Foreign investors are increasingly turning their attention to China following Alibaba's decision to reorganize its business, which many money managers interpret as an indication of a more business-friendly approach by the Chinese government as the country's economic growth accelerates.

According to exchange data, mainland-listed stocks have seen a daily net increase in foreign purchases since Alibaba revealed its intention to divide and list its business units last week, resulting in a record quarterly total. In addition, investor sentiment toward the company has improved, and its stock price has risen this year after steep declines in 2021 and 2022.

This influx of foreign investment may signify a change in attitude among foreign investors, who were conspicuously absent as China's markets and economy rebounded after the government abruptly abandoned its strict zero-COVID policy in December. In March, the MSCI China index rose by 4.5%, outperforming the 2.8% increase for global stocks. Furthermore, the Shanghai Composite recently completed its strongest quarter in over two years, with a 5.9% gain.

Derrick Irwin, a portfolio manager at US-based Allspring Global Investments, commented on the situation, stating that the Alibaba restructuring and Jack Ma's return to China seem to be part of the government's efforts to offer an olive branch to entrepreneurs. "This may reignite investment in the private sector," he said.

Since late 2020, China has cracked down on a wide array of industries, causing both startups and major companies to operate in uncertain conditions. The government penalized tech firms for monopolistic practices and other issues, imposing hefty fines on e-commerce companies, including Alibaba.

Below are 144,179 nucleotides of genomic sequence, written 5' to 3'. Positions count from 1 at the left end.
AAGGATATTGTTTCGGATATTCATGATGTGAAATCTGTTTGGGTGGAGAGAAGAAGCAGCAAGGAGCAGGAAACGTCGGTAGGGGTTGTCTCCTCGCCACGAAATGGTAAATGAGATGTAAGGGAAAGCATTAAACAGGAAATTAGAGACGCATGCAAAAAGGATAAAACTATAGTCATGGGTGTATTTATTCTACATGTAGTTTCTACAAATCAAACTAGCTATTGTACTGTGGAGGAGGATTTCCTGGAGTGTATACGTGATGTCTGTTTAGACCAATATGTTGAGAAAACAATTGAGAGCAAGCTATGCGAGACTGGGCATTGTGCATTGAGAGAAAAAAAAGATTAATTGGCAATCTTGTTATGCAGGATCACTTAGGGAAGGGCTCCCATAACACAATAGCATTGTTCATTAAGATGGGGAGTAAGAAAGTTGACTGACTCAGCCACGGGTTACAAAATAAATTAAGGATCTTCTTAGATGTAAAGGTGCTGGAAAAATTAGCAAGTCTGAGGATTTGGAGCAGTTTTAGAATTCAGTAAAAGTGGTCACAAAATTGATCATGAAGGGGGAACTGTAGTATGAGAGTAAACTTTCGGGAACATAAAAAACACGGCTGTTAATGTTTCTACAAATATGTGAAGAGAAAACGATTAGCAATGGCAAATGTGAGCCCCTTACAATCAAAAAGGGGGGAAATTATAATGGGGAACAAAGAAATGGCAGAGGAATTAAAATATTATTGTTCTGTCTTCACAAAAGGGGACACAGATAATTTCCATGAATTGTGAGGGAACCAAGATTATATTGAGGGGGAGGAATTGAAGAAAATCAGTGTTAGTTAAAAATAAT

Rob Brewis, a portfolio manager at UK-based Aubrey Capital Management Ltd, shared that his firm has re-entered Chinese equities this year, primarily driven by hopes of economic recovery and attractive valuations. Aubrey Capital also purchased Alibaba shares earlier in the year after not owning them for the previous two years. Brewis considers Alibaba's recent plans to be positive and intends to maintain "decent exposure."

Alibaba's shares have increased by over 14% in the five days since the announcement, with approximately 11.7 billion yuan ($1.7 billion) of foreign capital flowing into China's markets. This surpasses the net inflows of 9.2 billion yuan in February, pushing March's inflows to 35.4 billion yuan and setting a new quarterly record of 186 billion yuan.

Investors view Alibaba's plans, which could signal a new phase of growth and capital raising for the company, as a broader indication of a policy shift, especially given that the firm and its billionaire founder were previously high-profile targets during the crackdown.

Last week's announcement was accompanied by supportive statements from authorities. Premier Li Qiang reassured foreign investors that China would remain committed to reform and openness, expanding market access and optimizing the business environment.

A recent BofA Securities survey found that 67% of US investors now see the beginnings of a trend toward more business-friendly actions from Beijing. Ernest Yeung, a portfolio manager at US-based T. Rowe Price, expects "a gradual process of stabilization" for private enterprises and the internet sector. Yeung's team has focused on investing in "forgotten or out-of-favor" stocks, including building a position in Alibaba last year.

However, a key question remains: how will China balance its commitment to business with its political ideology? Brian Jacobsen, senior investment strategist at Allspring, said investors will be watching to see "whether this is like Mao's 'Let a hundred flowers bloom' campaign that will just be reversed if it doesn't serve the interests of the Party.